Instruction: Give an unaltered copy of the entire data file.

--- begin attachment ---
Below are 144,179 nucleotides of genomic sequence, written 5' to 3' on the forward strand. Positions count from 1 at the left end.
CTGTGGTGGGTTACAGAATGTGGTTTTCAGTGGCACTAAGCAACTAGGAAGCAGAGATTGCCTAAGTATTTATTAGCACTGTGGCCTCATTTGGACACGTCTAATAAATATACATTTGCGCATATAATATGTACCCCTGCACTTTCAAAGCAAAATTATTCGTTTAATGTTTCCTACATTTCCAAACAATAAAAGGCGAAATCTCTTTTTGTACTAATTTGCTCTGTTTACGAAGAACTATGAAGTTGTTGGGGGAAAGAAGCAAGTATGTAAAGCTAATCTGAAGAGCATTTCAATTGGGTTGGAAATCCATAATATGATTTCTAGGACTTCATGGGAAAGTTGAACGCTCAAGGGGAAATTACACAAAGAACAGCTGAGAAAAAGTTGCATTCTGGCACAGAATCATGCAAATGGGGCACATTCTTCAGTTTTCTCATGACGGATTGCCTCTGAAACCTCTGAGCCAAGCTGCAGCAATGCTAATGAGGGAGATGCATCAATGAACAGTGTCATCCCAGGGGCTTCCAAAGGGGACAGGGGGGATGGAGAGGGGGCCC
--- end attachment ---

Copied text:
Below are 144,179 nucleotides of genomic sequence, written 5' to 3' on the forward strand. Positions count from 1 at the left end.
CTGTGGTGGGTTACAGAATGTGGTTTTCAGTGGCACTAAGCAACTAGGAAGCAGAGATTGCCTAAGTATTTATTAGCACTGTGGCCTCATTTGGACACGTCTAATAAATATACATTTGCGCATATAATATGTACCCCTGCACTTTCAAAGCAAAATTATTCGTTTAATGTTTCCTACATTTCCAAACAATAAAAGGCGAAATCTCTTTTTGTACTAATTTGCTCTGTTTACGAAGAACTATGAAGTTGTTGGGGGAAAGAAGCAAGTATGTAAAGCTAATCTGAAGAGCATTTCAATTGGGTTGGAAATCCATAATATGATTTCTAGGACTTCATGGGAAAGTTGAACGCTCAAGGGGAAATTACACAAAGAACAGCTGAGAAAAAGTTGCATTCTGGCACAGAATCATGCAAATGGGGCACATTCTTCAGTTTTCTCATGACGGATTGCCTCTGAAACCTCTGAGCCAAGCTGCAGCAATGCTAATGAGGGAGATGCATCAATGAACAGTGTCATCCCAGGGGCTTCCAAAGGGGACAGGGGGGATGGAGAGGGGGCCC